This is another one of my occasional posts on what to do when you don’t feel like blogging.
1. Update your bio/about page. If you’ve been doing this for any length of time, chances are it’s out of date. You should also make sure that you’re including everything there that’s going to help reinforce your brand and (if it’s a personal blog) establish your authority and expertise.
2. Develop a list of non-content tweaks to improve your blog. Chances are, you’ve got a widget or a plug-in you’ve been meaning to add to your blog, or a design tweak that you haven’t gotten around to. If you’re not going to create new content (the most important thing you can do), then figure out what else you could do to improve your blog.
3. Make one (or more) of your list of non-content improvements. If you already have a list of potential blog improvements, or you’ve made one, now is the time to start implementing those. Decide which is most important, and implement that.
4. Add more social media sites to your Ping.fm account. Ping.fm is a cool service that allows you to send updates to all sorts of social media, chat and social bookmarking sites at once. That makes it easy, when you publish a new post, to spread it to all sorts of networks. You still have to sign up for individual accounts at these sites, but Ping.fm automates the process of posting to some or all of them at once. Hint: You can also tie Ping.fm into your Hootsuite account, so Hootsuite updates it — if that makes sense for you.
5. Create a notebook with all the important records related to your blog. If you’re not keeping track of all your passwords, business records and other information related to your blogging and social media activity, it’s easy to find yourself hitting that “I’ve forgotten my password” link too often. I use 3×5 cards in a little plastic box (about $2 from an office supply store) to keep track of this information.
6. Brainstorm ideas for the next time you do blog. Sometimes taking the pressure off yourself of actually writing a full blog post can be freeing, and you may find new ideas flowing.
7. Leave smart, relevant comments on other blog posts. If you’re like me, you’re already blogging, keeping up with social media networks and digesting a torrent of incoming email, RSS feeds, ebooks and paper books. Commenting is something you probably don’t do as often as you should. Blogs with CommentLuv installed or that use Do Follow links can be particularly helpful for SEO purposes.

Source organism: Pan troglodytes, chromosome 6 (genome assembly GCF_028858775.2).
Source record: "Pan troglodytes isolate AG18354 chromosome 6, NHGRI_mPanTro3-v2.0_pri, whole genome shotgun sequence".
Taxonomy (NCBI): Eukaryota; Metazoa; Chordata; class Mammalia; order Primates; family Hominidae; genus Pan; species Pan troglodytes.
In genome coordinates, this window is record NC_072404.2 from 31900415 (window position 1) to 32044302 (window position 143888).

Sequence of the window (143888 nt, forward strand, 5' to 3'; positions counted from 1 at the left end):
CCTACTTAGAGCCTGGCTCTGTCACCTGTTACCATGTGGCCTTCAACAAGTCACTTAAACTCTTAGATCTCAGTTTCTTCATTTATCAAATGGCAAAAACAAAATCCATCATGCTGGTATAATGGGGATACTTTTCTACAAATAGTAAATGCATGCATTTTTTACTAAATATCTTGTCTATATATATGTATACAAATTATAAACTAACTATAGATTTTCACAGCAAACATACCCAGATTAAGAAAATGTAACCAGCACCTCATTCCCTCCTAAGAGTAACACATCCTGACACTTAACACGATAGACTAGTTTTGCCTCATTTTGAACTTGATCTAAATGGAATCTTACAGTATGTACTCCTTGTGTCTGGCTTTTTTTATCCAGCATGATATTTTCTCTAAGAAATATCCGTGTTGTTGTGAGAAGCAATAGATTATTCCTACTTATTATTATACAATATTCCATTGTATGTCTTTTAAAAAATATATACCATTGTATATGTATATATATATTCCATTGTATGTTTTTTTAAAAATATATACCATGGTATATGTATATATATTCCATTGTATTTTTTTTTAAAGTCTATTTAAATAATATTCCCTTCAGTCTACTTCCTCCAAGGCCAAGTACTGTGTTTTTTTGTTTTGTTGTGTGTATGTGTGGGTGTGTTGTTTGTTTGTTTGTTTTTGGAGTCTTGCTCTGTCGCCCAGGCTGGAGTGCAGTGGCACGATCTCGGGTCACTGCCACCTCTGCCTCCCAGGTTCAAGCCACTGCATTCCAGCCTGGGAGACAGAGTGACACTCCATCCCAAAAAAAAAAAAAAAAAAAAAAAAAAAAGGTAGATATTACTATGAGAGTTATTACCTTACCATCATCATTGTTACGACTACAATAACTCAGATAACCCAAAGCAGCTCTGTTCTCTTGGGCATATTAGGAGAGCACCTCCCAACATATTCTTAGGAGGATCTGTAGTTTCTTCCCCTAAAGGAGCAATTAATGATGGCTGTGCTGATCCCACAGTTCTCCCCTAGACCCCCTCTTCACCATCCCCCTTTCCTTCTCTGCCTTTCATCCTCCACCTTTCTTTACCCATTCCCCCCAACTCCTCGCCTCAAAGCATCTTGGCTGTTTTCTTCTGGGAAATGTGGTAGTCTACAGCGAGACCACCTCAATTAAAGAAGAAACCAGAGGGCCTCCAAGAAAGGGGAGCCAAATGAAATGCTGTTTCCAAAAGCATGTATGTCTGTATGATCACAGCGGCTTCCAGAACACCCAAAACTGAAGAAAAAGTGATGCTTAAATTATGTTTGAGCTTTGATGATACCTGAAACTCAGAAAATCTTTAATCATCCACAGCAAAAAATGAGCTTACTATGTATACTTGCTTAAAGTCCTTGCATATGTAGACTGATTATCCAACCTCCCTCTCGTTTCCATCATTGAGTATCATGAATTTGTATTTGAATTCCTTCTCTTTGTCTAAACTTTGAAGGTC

8. Check out other blogs in your niche, and figure out how to get a guest post on one of them. Guest posting can boost your search engine visibility, bring you new readers and give more credibility to your reputation and brand. Step one is to figure out where you’d like to guest post.
9. Look at your blog with a browser you don’t normally use and fix any design problems that show up. If you habitually use one browser (I recommend Firefox), you might be surprised what it looks like in Internet Explorer (various versions), Apple’s Safari, Google’s Chrome or the Opera browser (all of these, except Internet Explorer, come in versions for both Mac and Windows machines). You might also want to consider making your site better for mobile browsers. Here’s a set of WordPress plug-ins to help you do that.
10. Do something totally different to get inspired. Exercise, visit a museum, play with your children or read a thriller. Sometimes your brain needs a rest or a change of direction.
11. Proofread old posts. You’d be surprised at how many grammar and spelling errors could be hiding in old posts. Go read some of that older content and fix any mistakes. After the Deadline is a WordPress plugin (there’s also a Firefox add-on version) to help you find and correct those errors.
12. Blog anyway. If you’ve committed to posting regularly, don’t let your feelings (which are probably temporary) dictate your actions. If you’re feeling blocked, read my post on eight ways to overcome writer’s block.
What do you do when you just don’t feel like blogging? Leave your tips in the comments.